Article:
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Trump’s Wall or Is It a Fence?

Border wall construction in Santa Teresa
By: Jim Geraghty – – December 12, 2018

What You’re Not Hearing about the Slowly Growing Border Wall/Bollard Fence

Trump in yesterday’s meeting with Chuck Schumer and Nancy Pelosi: “One thing that I do have to say is, tremendous amounts of wall have already been built, and a lot of — a lot of wall. When you include the renovation of existing fences and walls, we’ve renovated a tremendous amount and we’ve done a lot of work.”

As I’ve detailed in two articles for NRO, it is more accurate to say that under previously passed legislation, U.S. Customs and Border Protection continues to pay contractors to replace sections of spotty or insufficient fencing with 18-foot-tall bollard walls — tall steel bars with gaps in between them so that Border Patrol officers can see what’s happening on the other side. (A border-wall contractor argued in March, “If your wall is see-through, you’re basically a fence.” For what it’s worth, the Border Patrol prefers the slats because it’s easier to see migrants approaching, attempting to climb the wall, or trying to evade authorities.)

You can get a sense of the bollard wall in this CBP photo of Commissioner Kevin K. McAleenan touring the San Ysidro port of entry with Rodney S. Scott, the chief patrol agent for San Diego Sector, and CNN reporter Chris Cuomo.

About 40 miles worth of old, damaged, or porous fencing have been replaced or are being replaced by bollard fencing in six spots, near the communities of Calexico and San Diego in California; Santa Teresa in New Mexico; and McAllen and Mercedes in Texas.

The 18-foot-wall is not impossible to climb, but not easy, either. On Friday, a pair of Guatemalan teens sustained severe injuries after they fell off the wall while attempting to illegally enter near Yuma, Ariz. According to CBP, “Border Patrol agents arrived on scene and requested assistance from local Emergency Medical Services. Additional Border Patrol agents certified as Emergency Medical Technicians arrived with a backboard and assisted EMS with stabilizing the two subjects. The remaining four illegal aliens were taken into custody.”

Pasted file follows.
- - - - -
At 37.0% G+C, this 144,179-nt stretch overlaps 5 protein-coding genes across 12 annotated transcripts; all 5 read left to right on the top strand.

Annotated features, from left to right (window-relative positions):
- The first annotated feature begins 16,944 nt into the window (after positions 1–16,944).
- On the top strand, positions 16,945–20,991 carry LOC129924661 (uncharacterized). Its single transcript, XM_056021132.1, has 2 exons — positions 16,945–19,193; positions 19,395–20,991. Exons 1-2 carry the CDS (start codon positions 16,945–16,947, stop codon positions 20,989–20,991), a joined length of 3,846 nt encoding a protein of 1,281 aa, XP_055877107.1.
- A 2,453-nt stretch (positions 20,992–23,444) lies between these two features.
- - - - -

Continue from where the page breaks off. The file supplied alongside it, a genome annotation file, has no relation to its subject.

The wall has signs posted reminding people that climbing is dangerous:
warning on fence
(It is not exaggerating to say that U.S. Customs and Border Protection does something dramatic and fascinating every couple of days. They seized more than a ton of cocaine from a boat in the Eastern Pacific on December 2. CBP seized nearly $7 million worth of methamphetamine, cocaine, and heroin hidden in a tractor trailer at the border crossing near Pharr, Texas on December 9. They caught more than 240 people, largely Guatemalan nationals, in a 48-hour period this weekend, near the Lukeville, Ariz. port of entry. Also this weekend, agents patrolling near Hidalgo, Texas, captured two groups, totaling 172 illegal aliens from Guatemala, Honduras, and Nicaragua, comprised of family units and unaccompanied children.)

On the campaign trail in 2016, Trump made his wall project sound like building the equivalent of the Great Wall of China from the Pacific to the Gulf of Mexico; in January 2016, he said, “My ambition is for ours to be much higher” than the Great Wall, and a month later, he described it as “probably 35 to 40 feet up in the air.” Obviously, that’s not what’s being built. But from the way Trump is talking now — “tremendous amounts of wall have already been built” — in his mind, this is close enough.

Not all of his supporters may agree. As Ann Coulter sees it, “Not one inch of Trump’s wall has been built.”

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Source: Donald Trump’s Wall Vs. the One at the Border

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